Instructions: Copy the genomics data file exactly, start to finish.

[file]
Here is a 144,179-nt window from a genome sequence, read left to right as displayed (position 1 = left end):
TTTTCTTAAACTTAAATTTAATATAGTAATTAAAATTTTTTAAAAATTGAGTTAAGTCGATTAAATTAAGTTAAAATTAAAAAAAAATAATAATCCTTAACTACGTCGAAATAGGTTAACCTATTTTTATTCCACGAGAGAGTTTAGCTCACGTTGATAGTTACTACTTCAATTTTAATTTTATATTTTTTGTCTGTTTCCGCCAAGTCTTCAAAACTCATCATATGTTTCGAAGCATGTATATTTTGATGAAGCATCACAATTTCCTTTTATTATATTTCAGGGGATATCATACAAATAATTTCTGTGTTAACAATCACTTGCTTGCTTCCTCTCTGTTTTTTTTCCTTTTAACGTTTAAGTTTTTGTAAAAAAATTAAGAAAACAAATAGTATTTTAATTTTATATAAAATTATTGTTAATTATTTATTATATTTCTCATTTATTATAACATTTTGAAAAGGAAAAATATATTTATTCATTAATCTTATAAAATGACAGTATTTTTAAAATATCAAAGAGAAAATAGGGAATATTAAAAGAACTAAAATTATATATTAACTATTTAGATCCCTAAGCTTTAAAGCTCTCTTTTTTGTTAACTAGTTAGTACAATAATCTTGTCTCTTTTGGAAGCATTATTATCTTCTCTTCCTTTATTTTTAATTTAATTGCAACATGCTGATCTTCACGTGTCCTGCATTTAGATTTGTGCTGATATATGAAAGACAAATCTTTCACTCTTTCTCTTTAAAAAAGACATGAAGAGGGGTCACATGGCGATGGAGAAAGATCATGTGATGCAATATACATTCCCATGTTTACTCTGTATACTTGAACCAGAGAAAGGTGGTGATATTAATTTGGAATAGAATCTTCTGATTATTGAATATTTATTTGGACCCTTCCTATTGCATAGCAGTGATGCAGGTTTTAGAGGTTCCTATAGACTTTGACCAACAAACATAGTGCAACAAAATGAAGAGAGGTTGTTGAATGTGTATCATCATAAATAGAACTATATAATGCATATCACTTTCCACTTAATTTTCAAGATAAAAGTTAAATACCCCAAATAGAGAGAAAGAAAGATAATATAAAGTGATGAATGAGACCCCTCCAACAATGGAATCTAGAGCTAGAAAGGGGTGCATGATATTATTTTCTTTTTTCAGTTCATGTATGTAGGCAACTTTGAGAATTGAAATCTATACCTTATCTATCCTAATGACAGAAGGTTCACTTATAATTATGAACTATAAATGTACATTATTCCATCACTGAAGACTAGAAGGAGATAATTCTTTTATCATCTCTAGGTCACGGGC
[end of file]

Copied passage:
Here is a 144,179-nt window from a genome sequence, read left to right as displayed (position 1 = left end):
TTTTCTTAAACTTAAATTTAATATAGTAATTAAAATTTTTTAAAAATTGAGTTAAGTCGATTAAATTAAGTTAAAATTAAAAAAAAATAATAATCCTTAACTACGTCGAAATAGGTTAACCTATTTTTATTCCACGAGAGAGTTTAGCTCACGTTGATAGTTACTACTTCAATTTTAATTTTATATTTTTTGTCTGTTTCCGCCAAGTCTTCAAAACTCATCATATGTTTCGAAGCATGTATATTTTGATGAAGCATCACAATTTCCTTTTATTATATTTCAGGGGATATCATACAAATAATTTCTGTGTTAACAATCACTTGCTTGCTTCCTCTCTGTTTTTTTTCCTTTTAACGTTTAAGTTTTTGTAAAAAAATTAAGAAAACAAATAGTATTTTAATTTTATATAAAATTATTGTTAATTATTTATTATATTTCTCATTTATTATAACATTTTGAAAAGGAAAAATATATTTATTCATTAATCTTATAAAATGACAGTATTTTTAAAATATCAAAGAGAAAATAGGGAATATTAAAAGAACTAAAATTATATATTAACTATTTAGATCCCTAAGCTTTAAAGCTCTCTTTTTTGTTAACTAGTTAGTACAATAATCTTGTCTCTTTTGGAAGCATTATTATCTTCTCTTCCTTTATTTTTAATTTAATTGCAACATGCTGATCTTCACGTGTCCTGCATTTAGATTTGTGCTGATATATGAAAGACAAATCTTTCACTCTTTCTCTTTAAAAAAGACATGAAGAGGGGTCACATGGCGATGGAGAAAGATCATGTGATGCAATATACATTCCCATGTTTACTCTGTATACTTGAACCAGAGAAAGGTGGTGATATTAATTTGGAATAGAATCTTCTGATTATTGAATATTTATTTGGACCCTTCCTATTGCATAGCAGTGATGCAGGTTTTAGAGGTTCCTATAGACTTTGACCAACAAACATAGTGCAACAAAATGAAGAGAGGTTGTTGAATGTGTATCATCATAAATAGAACTATATAATGCATATCACTTTCCACTTAATTTTCAAGATAAAAGTTAAATACCCCAAATAGAGAGAAAGAAAGATAATATAAAGTGATGAATGAGACCCCTCCAACAATGGAATCTAGAGCTAGAAAGGGGTGCATGATATTATTTTCTTTTTTCAGTTCATGTATGTAGGCAACTTTGAGAATTGAAATCTATACCTTATCTATCCTAATGACAGAAGGTTCACTTATAATTATGAACTATAAATGTACATTATTCCATCACTGAAGACTAGAAGGAGATAATTCTTTTATCATCTCTAGGTCACGGGC